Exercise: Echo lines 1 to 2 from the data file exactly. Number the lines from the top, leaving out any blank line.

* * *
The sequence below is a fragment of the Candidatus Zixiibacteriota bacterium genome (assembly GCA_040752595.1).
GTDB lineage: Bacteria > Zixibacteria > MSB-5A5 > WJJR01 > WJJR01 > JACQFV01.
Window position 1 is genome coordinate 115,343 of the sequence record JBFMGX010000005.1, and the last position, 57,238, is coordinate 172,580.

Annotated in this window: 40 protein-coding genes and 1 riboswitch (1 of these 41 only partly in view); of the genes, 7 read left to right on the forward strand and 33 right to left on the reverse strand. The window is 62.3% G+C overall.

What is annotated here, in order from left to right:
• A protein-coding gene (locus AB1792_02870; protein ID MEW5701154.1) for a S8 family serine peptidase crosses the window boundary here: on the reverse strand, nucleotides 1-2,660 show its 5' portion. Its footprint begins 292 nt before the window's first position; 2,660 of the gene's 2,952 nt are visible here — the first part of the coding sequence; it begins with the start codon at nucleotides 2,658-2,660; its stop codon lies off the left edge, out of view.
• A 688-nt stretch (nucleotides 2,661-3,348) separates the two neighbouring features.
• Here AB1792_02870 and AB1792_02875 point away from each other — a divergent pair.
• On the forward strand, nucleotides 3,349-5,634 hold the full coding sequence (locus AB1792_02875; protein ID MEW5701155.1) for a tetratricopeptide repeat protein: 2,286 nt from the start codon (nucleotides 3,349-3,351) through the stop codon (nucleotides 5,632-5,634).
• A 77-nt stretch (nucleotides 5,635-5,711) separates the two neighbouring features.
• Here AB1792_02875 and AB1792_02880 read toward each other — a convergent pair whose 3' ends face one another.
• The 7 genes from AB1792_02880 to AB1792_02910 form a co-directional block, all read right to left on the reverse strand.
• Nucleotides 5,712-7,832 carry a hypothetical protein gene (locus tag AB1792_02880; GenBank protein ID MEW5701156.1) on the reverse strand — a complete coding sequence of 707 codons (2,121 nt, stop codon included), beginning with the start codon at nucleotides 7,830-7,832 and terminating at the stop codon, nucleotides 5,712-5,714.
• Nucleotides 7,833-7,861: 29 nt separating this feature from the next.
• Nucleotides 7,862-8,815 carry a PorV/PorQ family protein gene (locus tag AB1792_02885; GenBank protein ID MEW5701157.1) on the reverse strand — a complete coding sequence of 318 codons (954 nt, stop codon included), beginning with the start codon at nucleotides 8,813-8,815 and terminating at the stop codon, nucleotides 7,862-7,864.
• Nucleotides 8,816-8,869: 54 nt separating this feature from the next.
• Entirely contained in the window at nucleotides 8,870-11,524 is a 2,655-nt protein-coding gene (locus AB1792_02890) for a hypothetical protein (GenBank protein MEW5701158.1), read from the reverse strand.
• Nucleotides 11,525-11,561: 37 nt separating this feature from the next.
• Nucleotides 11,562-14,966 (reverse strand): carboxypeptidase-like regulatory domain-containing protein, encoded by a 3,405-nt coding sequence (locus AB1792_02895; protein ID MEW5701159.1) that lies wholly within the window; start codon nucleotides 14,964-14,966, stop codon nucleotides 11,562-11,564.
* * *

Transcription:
The sequence below is a fragment of the Candidatus Zixiibacteriota bacterium genome (assembly GCA_040752595.1).
GTDB lineage: Bacteria > Zixibacteria > MSB-5A5 > WJJR01 > WJJR01 > JACQFV01.